Who plants the mold of patriarchy in the midst of a family whose members love one another, and are tied together with promises of companionship, care and marriage?  Are there inherent inequalities present in the very foundation of a household? The damp, humid and wet conditions for the growth of this ‘mold’ are the result of the several generations before us laying down the ‘nude makeup’ of patriarchy without realising that they were breathing air into a sturdy beast – a beast consuming the potion of immorality.

Karl Marx’s comrade and fellow thinker, Friedrich Engels, wrote in his famous work, The Origin of the Family, Private Property and the State, that early human societies were egalitarian, in that there existed a simple and functional division of labour – ‘a simple outgrowth of nature’. The women formed the centre of these communistic households and controlled them. This changed when human communities began settling in a single place for a long period of time. Once they discovered agriculture, they no longer had to worry about gathering food on a daily basis, and began producing surplus. The acceleration of production eventually changed the very nature of these communities, and fights among groups over resources became common, leading to the first great division of society into masters (winners) and slaves (losers).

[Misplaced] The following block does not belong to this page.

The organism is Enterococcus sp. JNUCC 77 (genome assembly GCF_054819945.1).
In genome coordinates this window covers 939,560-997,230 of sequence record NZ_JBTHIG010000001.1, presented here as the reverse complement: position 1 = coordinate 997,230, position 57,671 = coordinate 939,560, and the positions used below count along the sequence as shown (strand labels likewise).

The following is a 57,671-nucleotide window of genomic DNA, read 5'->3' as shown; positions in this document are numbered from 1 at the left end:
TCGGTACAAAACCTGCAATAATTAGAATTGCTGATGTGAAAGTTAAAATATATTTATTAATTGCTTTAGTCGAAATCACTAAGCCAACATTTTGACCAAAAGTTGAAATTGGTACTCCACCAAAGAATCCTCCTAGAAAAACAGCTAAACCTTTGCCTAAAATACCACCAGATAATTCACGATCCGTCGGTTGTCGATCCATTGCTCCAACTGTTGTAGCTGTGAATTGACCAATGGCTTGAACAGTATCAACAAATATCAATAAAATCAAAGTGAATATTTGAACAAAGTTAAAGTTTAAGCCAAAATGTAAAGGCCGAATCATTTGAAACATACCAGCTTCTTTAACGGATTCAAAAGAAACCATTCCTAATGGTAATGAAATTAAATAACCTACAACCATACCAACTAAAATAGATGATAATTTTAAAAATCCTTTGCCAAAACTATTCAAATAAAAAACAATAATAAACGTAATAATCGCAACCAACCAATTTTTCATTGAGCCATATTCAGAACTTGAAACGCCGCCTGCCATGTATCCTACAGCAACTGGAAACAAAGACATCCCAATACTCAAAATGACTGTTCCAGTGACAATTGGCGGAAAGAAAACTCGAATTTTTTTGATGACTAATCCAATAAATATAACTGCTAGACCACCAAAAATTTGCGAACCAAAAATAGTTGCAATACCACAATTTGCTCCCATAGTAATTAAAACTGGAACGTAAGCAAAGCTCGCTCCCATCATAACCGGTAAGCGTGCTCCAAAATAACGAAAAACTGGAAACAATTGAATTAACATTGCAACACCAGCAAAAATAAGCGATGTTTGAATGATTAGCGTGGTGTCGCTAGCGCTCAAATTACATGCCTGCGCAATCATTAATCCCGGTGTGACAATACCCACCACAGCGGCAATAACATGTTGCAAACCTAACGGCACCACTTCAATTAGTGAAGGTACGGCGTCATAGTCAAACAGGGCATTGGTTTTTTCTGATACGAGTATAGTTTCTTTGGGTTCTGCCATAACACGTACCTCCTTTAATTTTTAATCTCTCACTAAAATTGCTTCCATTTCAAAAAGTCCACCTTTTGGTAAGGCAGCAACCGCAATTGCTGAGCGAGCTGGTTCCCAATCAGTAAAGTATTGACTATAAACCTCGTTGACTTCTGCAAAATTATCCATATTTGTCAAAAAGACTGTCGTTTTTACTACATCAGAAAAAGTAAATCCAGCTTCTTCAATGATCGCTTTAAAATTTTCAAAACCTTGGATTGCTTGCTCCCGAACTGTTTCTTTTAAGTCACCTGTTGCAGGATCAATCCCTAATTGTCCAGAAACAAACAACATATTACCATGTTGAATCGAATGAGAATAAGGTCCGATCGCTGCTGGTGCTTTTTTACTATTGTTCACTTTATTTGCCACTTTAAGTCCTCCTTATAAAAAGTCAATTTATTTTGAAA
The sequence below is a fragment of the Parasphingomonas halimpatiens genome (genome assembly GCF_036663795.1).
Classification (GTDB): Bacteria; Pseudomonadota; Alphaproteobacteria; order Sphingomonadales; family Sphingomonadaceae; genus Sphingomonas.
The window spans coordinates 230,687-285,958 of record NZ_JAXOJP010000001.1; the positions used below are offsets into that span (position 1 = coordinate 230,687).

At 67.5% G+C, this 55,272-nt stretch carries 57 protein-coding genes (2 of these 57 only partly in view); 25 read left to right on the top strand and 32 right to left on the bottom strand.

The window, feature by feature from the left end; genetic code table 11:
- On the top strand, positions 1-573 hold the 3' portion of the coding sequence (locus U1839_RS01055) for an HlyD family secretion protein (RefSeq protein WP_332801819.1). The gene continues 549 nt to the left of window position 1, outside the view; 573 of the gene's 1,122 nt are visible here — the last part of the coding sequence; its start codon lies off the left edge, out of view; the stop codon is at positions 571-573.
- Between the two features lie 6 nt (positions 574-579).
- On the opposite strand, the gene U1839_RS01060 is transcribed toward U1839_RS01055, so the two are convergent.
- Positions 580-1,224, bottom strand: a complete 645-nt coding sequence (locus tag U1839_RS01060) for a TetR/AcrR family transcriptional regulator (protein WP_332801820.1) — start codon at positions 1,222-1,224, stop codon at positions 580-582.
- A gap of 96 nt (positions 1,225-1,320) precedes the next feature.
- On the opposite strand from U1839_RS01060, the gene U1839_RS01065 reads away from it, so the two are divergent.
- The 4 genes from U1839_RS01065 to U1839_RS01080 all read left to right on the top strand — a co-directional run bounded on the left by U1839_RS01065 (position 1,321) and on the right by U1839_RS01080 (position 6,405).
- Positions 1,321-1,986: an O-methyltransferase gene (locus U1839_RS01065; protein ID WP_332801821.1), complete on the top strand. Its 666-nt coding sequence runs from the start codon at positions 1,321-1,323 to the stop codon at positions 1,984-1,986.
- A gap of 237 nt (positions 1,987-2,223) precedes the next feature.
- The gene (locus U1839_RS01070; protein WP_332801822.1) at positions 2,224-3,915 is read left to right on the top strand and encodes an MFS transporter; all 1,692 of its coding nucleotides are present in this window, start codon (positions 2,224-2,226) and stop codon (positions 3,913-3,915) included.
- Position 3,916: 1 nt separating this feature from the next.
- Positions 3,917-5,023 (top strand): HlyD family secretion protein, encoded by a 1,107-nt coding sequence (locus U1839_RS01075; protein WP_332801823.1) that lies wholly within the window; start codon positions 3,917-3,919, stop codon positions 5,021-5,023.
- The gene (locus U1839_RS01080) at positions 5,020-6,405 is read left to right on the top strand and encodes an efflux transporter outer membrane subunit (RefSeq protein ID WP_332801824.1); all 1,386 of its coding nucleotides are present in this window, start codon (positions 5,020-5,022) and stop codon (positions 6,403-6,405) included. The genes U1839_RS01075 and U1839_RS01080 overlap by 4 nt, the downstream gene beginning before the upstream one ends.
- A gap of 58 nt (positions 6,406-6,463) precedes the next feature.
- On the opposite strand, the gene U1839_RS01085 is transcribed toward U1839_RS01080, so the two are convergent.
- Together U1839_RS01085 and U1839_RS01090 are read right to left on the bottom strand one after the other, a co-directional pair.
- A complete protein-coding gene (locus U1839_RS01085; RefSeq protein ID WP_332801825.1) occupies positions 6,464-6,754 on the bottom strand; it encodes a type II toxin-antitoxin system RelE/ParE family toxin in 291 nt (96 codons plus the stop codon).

With the accumulation of wealth, the relationship between men and women underwent a change. As wealth was a direct result of production (a male-dominated activity) the domestic sphere began losing its significance – women became domestic slaves. Private property didn’t just include land, animals and slaves but also women, resulting in “the world-historic defeat of the female sex”. Women began losing their exalted status in society and children began identifying descent and inheritance through the father, giving birth to the rule of the father or the patriarchy.